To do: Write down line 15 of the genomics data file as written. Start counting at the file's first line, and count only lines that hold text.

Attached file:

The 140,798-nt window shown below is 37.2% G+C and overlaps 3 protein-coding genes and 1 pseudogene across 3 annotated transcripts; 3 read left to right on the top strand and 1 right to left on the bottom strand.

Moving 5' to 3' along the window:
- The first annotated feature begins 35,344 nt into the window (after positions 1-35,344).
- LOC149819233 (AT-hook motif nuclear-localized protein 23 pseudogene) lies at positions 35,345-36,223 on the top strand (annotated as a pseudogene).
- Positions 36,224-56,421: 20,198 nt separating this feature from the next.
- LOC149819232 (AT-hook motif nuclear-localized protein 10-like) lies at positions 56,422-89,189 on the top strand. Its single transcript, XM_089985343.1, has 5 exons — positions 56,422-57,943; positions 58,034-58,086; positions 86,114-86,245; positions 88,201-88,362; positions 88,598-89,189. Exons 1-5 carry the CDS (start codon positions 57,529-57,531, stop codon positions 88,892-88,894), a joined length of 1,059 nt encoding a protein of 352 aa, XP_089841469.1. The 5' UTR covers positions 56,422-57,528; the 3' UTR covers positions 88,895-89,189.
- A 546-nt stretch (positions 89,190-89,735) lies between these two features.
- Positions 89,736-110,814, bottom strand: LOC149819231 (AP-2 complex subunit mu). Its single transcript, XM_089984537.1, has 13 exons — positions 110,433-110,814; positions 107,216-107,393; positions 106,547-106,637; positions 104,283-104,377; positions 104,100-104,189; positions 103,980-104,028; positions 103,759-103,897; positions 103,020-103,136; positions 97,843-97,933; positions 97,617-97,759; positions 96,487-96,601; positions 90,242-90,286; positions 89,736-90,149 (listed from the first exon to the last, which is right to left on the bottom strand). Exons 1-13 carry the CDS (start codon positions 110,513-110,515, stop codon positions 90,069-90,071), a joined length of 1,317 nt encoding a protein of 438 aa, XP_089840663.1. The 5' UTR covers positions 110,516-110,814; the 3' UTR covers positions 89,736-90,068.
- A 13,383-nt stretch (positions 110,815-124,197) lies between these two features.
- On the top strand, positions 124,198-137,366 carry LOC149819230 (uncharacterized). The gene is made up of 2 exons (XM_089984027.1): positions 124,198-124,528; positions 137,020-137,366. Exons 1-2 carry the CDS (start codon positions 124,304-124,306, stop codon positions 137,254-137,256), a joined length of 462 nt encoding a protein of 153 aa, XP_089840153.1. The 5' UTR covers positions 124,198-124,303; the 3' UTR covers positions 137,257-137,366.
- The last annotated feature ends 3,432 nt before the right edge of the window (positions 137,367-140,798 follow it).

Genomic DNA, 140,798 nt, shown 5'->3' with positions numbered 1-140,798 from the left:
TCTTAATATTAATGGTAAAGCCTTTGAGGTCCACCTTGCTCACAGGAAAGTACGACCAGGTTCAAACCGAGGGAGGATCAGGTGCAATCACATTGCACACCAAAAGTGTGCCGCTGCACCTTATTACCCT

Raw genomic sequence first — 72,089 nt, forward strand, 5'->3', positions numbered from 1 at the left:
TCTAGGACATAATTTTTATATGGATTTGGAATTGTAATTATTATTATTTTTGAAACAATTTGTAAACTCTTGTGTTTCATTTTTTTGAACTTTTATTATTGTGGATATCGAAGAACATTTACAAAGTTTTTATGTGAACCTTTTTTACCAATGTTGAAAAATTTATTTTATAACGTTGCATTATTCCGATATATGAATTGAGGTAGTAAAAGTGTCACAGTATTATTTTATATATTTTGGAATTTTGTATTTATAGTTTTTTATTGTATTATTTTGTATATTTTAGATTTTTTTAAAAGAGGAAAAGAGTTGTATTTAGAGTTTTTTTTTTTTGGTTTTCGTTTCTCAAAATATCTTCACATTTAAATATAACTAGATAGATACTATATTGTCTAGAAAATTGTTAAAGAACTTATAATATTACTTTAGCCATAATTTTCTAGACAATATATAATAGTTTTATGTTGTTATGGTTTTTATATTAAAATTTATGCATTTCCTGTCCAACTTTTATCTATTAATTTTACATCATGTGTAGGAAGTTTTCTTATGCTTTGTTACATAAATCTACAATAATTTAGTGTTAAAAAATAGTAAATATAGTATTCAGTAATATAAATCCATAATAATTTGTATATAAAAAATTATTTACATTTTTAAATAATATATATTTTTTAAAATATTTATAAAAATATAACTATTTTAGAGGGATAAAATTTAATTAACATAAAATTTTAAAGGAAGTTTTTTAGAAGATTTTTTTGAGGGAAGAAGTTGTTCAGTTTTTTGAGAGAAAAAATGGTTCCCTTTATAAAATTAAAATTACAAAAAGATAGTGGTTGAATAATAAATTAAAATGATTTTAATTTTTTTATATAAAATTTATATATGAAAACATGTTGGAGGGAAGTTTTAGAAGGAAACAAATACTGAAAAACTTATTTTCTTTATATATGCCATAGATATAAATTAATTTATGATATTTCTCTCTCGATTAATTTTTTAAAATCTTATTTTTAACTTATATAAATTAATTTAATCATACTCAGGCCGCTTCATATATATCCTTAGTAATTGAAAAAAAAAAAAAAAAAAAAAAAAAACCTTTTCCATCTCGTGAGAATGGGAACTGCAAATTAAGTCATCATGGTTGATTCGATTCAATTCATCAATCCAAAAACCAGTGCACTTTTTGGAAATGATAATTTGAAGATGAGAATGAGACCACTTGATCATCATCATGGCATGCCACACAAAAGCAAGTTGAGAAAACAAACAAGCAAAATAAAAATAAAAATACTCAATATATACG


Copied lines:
TCTAGGACATAATTTTTATATGGATTTGGAATTGTAATTATTATTATTTTTGAAACAATTTGTAAACTCTTGTGTTTCATTTTTTTGAACTTTTATTATTGTGGATATCGAAGAACATTTACAAAGTTTTTATGTGAACCTTTTTTACCAATGTTGAAAAATTTATTTTATAACGTTGCATTATTCCGATATATGAATTGAGGTAGTAAAAGTGTCACAGTATTATTTTATATATTTTGGAATTTTGTATTTATAGTTTTTTATTGTATTATTTTGTATATTTTAGATTTTTTTAAAAGAGGAAAAGAGTTGTATTTAGAGTTTTTTTTTTTTGGTTTTCGTTTCTCAAAATATCTTCACATTTAAATATAACTAGATAGATACTATATTGTCTAGAAAATTGTTAAAGAACTTATAATATTACTTTAGCCATAATTTTCTAGACAATATATAATAGTTTTATGTTGTTATGGTTTTTATATTAAAATTTATGCATTTCCTGTCCAACTTTTATCTATTAATTTTACATCATGTGTAGGAAGTTTTCTTATGCTTTGTTACATAAATCTACAATAATTTAGTGTTAAAAAATAGTAAATATAGTATTCAGTAATATAAATCCATAATAATTTGTATATAAAAAATTATTTACATTTTTAAATAATATATATTTTTTAAAATATTTATAAAAATATAACTATTTTAGAGGGATAAAATTTAATTAACATAAAATTTTAAAGGAAGTTTTTTAGAAGATTTTTTTGAGGGAAGAAGTTGTTCAGTTTTTTGAGAGAAAAAATGGTTCCCTTTATAAAATTAAAATTACAAAAAGATAGTGGTTGAATAATAAATTAAAATGATTTTAATTTTTTTATATAAAATTTATATATGAAAACATGTTGGAGGGAAGTTTTAGAAGGAAACAAATACTGAAAAACTTATTTTCTTTATATATGCCATAGATATAAATTAATTTATGATATTTCTCTCTCGATTAATTTTTTAAAATCTTATTTTTAACTTATATAAATTAATTTAATCATACTCAGGCCGCTTCATATATATCCTTAGTAATTGAAAAAAAAAAAAAAAAAAAAAAAAAACCTTTTCCATCTCGTGAGAATGGGAACTGCAAATTAAGTCATCATGGTTGATTCGATTCAATTCATCAATCCAAAAACCAGTGCACTTTTTGGAAATGATAATTTGAAGATGAGAATGAGACCACTTGATCATCATCATGGCATGCCACACAAAAGCAAGTTGAGAAAACAAACAAGCAAAATAAAAATAAAAATACTCAATATATACG